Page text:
Most of our day on Sunday was consumed by preparation and consumption of dinner with Patrick's daughter, her husband, and their two little ones. Patrick and I peeled hardboiled eggs which Stephanie tackled the giant pumpkin. She needed 1kilo for the pumpkin au gratin...1kilo down 4 more to go! I also helped chopped onions for the sausage dish Steph would prepare for the main course which was really intersting because the recipe uses the leftover stems from grapes! So for this dish you start by sauteing the chopped onions in a little of olive oil and then you add on your sausage links until they are fully cooked. Then you throw in the grape stems and pour red wine of it all and let it simmer for a while until the flavor is good. Simple and very interesting recipe for the rasps (grape stems). Patrick's family arrived at 12:30pm and we didn't finish our dinner until 5:30pm. We had apperatif with vioginer; salad of endive(which is expensive to get in the states, and then goes bad very quickly afterwards) tuna tomes and apples with the Red wine blend(Cab, Syrah, Cab Franc, and Merlot) I had bought that was from the Landoc region in France; main course of the sausage dish with sides of pumpkin au gratin; cheese with crusty bread and Red table wine from Corsica (my favorite cheese was the stinkiest goat cheese...yuuumm); dessert of Almond Tides and Flan with a wine compareable to moscato but a little sweeter; coffee and chocolates. After that I was lulled into a coma for about an hour before I woke up to have the first skype date with my family. They were all together for Thanksgiving. Seeing my family was great, but hard at teh same time. Knowing they were all together and having a great time was one thing, but actually seeing it happen was another. Also I knew from a phone call home the night before that a lot of other important friends and family were in town that weekend. I never thought I could want to be in Dawn, Missouri so much (especially since I was sitting in France)! It was pretty hard to fight that lump in my throat and put on a happy face during the skype date, but I made it through. This should be marked as the first time of my whole trip that I was acutally homesick. I think I fared pretty well to make it such a long time before it happend. Bed called my name early that night and the next morning I would be off to Geneva, Switzerland.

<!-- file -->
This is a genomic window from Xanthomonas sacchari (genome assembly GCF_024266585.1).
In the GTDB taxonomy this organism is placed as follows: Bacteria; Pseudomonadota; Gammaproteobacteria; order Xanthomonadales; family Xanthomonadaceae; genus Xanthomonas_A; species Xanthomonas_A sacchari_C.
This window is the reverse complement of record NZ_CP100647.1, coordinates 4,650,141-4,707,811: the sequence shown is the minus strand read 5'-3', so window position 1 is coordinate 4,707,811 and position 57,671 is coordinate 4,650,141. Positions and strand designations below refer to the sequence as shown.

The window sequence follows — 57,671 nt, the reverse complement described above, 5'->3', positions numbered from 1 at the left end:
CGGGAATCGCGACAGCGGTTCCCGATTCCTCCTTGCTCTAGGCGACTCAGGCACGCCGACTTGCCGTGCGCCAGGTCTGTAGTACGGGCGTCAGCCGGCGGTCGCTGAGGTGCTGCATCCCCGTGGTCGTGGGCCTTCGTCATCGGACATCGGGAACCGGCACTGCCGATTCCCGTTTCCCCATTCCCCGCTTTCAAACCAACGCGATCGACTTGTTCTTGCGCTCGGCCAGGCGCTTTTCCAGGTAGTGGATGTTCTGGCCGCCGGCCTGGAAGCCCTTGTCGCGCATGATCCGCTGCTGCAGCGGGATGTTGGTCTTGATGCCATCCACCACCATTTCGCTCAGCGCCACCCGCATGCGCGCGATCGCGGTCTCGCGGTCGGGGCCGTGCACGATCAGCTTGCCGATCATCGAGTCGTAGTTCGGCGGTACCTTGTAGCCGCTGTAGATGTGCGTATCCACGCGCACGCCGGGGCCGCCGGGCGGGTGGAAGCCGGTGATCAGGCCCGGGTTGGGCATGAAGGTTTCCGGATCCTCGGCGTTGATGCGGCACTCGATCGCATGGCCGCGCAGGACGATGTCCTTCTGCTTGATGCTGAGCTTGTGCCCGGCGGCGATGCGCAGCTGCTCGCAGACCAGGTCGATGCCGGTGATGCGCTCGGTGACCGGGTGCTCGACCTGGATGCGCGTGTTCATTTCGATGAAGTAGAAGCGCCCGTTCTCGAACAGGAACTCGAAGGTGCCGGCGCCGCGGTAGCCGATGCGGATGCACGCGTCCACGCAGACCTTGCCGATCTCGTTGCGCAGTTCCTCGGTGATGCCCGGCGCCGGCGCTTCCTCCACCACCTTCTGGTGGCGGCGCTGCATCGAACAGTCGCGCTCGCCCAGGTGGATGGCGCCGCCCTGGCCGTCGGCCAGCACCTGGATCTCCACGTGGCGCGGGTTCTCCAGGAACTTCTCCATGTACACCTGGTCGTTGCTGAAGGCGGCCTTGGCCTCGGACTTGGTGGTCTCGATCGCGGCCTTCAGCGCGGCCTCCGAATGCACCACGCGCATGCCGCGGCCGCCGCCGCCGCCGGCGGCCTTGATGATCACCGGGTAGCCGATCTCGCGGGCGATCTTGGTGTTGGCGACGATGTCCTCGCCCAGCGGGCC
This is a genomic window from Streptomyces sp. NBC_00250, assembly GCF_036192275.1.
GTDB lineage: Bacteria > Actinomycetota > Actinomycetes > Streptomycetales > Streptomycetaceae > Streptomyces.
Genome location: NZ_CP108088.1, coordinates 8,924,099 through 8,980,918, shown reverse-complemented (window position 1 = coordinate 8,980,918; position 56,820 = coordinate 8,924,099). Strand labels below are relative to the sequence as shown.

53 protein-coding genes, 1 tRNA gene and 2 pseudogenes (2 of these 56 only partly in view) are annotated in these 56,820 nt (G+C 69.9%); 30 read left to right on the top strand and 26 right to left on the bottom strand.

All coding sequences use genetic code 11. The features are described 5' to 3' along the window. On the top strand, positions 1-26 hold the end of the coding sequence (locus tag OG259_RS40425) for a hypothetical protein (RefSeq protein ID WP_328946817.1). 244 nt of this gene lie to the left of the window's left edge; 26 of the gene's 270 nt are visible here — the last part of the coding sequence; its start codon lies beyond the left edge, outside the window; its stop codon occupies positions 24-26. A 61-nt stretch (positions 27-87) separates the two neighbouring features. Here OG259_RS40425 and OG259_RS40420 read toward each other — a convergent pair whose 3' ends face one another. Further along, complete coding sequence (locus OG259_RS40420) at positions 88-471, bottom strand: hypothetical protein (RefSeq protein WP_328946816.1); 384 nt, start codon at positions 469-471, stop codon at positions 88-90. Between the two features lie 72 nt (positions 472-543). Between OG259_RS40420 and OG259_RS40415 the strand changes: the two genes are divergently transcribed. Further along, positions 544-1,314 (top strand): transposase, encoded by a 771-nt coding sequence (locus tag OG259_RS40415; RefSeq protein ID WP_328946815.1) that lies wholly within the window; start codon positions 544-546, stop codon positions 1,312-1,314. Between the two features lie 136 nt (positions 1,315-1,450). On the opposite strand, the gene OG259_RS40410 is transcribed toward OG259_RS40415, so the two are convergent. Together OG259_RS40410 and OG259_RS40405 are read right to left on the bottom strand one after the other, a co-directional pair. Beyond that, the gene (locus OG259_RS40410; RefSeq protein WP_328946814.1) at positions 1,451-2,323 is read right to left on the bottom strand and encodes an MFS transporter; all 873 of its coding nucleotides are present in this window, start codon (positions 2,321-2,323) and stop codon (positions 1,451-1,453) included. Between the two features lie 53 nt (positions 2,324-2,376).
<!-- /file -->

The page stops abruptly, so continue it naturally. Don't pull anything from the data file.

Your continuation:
My time with Stephanie and Patrick was wonderful. They were so open with their home and made me feel like family. Stephanie has traveled a lot as well and really understands what travelers want and need (a bed and a laundry room with a shower and food thrown in). She was great for allowing me to relax or workout and always made sure there was something I could eat. She also is very active in helping me find a path for my life, as in a school to attend or a job to work. Of course, I'd have to learn French, but I wouldn't mind! ;)